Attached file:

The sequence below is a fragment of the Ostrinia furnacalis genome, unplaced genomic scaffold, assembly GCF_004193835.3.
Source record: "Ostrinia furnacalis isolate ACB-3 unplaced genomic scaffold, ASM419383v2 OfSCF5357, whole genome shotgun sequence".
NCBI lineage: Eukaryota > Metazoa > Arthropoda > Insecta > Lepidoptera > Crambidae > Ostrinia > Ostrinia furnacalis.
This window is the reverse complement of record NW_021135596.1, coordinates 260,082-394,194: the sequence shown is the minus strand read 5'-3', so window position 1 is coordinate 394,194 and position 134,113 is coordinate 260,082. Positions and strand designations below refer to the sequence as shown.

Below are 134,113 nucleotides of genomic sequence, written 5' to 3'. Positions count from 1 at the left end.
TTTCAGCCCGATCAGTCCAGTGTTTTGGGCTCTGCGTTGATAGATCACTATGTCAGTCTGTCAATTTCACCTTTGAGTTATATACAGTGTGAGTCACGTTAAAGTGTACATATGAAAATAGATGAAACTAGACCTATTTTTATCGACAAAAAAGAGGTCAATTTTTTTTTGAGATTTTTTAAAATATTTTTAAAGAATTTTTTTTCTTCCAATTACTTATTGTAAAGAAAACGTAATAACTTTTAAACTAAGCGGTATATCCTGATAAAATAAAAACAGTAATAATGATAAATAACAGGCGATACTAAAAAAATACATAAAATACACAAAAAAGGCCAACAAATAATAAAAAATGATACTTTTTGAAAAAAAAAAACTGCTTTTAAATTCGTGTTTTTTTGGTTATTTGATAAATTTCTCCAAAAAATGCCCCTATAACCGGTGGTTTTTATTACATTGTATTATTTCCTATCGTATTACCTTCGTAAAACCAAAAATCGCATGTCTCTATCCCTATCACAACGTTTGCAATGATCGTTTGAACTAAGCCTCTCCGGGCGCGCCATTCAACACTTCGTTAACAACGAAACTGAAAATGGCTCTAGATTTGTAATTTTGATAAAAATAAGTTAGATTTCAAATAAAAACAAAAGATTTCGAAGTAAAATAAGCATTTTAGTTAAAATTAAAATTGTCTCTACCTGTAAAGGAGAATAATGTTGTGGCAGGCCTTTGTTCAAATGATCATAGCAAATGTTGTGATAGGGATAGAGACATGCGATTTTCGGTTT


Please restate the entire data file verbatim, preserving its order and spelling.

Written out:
The sequence below is a fragment of the Ostrinia furnacalis genome, unplaced genomic scaffold, assembly GCF_004193835.3.
Source record: "Ostrinia furnacalis isolate ACB-3 unplaced genomic scaffold, ASM419383v2 OfSCF5357, whole genome shotgun sequence".
NCBI lineage: Eukaryota > Metazoa > Arthropoda > Insecta > Lepidoptera > Crambidae > Ostrinia > Ostrinia furnacalis.
This window is the reverse complement of record NW_021135596.1, coordinates 260,082-394,194: the sequence shown is the minus strand read 5'-3', so window position 1 is coordinate 394,194 and position 134,113 is coordinate 260,082. Positions and strand designations below refer to the sequence as shown.

Below are 134,113 nucleotides of genomic sequence, written 5' to 3'. Positions count from 1 at the left end.
TTTCAGCCCGATCAGTCCAGTGTTTTGGGCTCTGCGTTGATAGATCACTATGTCAGTCTGTCAATTTCACCTTTGAGTTATATACAGTGTGAGTCACGTTAAAGTGTACATATGAAAATAGATGAAACTAGACCTATTTTTATCGACAAAAAAGAGGTCAATTTTTTTTTGAGATTTTTTAAAATATTTTTAAAGAATTTTTTTTCTTCCAATTACTTATTGTAAAGAAAACGTAATAACTTTTAAACTAAGCGGTATATCCTGATAAAATAAAAACAGTAATAATGATAAATAACAGGCGATACTAAAAAAATACATAAAATACACAAAAAAGGCCAACAAATAATAAAAAATGATACTTTTTGAAAAAAAAAAACTGCTTTTAAATTCGTGTTTTTTTGGTTATTTGATAAATTTCTCCAAAAAATGCCCCTATAACCGGTGGTTTTTATTACATTGTATTATTTCCTATCGTATTACCTTCGTAAAACCAAAAATCGCATGTCTCTATCCCTATCACAACGTTTGCAATGATCGTTTGAACTAAGCCTCTCCGGGCGCGCCATTCAACACTTCGTTAACAACGAAACTGAAAATGGCTCTAGATTTGTAATTTTGATAAAAATAAGTTAGATTTCAAATAAAAACAAAAGATTTCGAAGTAAAATAAGCATTTTAGTTAAAATTAAAATTGTCTCTACCTGTAAAGGAGAATAATGTTGTGGCAGGCCTTTGTTCAAATGATCATAGCAAATGTTGTGATAGGGATAGAGACATGCGATTTTCGGTTT